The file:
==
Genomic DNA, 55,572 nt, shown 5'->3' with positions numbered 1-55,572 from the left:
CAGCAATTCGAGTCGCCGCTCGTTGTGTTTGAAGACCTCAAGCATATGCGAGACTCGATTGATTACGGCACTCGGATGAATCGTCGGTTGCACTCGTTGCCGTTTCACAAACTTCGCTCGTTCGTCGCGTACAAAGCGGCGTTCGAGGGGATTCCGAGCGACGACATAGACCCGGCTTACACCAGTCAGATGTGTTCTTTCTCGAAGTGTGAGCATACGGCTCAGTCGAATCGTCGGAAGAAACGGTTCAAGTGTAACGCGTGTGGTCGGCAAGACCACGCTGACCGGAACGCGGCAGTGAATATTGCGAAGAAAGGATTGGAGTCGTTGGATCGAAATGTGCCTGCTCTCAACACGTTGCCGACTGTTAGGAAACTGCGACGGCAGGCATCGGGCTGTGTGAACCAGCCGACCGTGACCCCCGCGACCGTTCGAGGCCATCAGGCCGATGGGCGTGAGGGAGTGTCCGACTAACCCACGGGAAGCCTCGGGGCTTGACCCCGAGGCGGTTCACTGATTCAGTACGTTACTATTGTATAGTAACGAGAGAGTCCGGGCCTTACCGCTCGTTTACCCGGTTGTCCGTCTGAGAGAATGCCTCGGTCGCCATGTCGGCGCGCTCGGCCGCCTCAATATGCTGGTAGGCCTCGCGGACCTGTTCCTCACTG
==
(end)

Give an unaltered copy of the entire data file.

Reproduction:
Genomic DNA, 55,572 nt, shown 5'->3' with positions numbered 1-55,572 from the left:
CAGCAATTCGAGTCGCCGCTCGTTGTGTTTGAAGACCTCAAGCATATGCGAGACTCGATTGATTACGGCACTCGGATGAATCGTCGGTTGCACTCGTTGCCGTTTCACAAACTTCGCTCGTTCGTCGCGTACAAAGCGGCGTTCGAGGGGATTCCGAGCGACGACATAGACCCGGCTTACACCAGTCAGATGTGTTCTTTCTCGAAGTGTGAGCATACGGCTCAGTCGAATCGTCGGAAGAAACGGTTCAAGTGTAACGCGTGTGGTCGGCAAGACCACGCTGACCGGAACGCGGCAGTGAATATTGCGAAGAAAGGATTGGAGTCGTTGGATCGAAATGTGCCTGCTCTCAACACGTTGCCGACTGTTAGGAAACTGCGACGGCAGGCATCGGGCTGTGTGAACCAGCCGACCGTGACCCCCGCGACCGTTCGAGGCCATCAGGCCGATGGGCGTGAGGGAGTGTCCGACTAACCCACGGGAAGCCTCGGGGCTTGACCCCGAGGCGGTTCACTGATTCAGTACGTTACTATTGTATAGTAACGAGAGAGTCCGGGCCTTACCGCTCGTTTACCCGGTTGTCCGTCTGAGAGAATGCCTCGGTCGCCATGTCGGCGCGCTCGGCCGCCTCAATATGCTGGTAGGCCTCGCGGACCTGTTCCTCACTG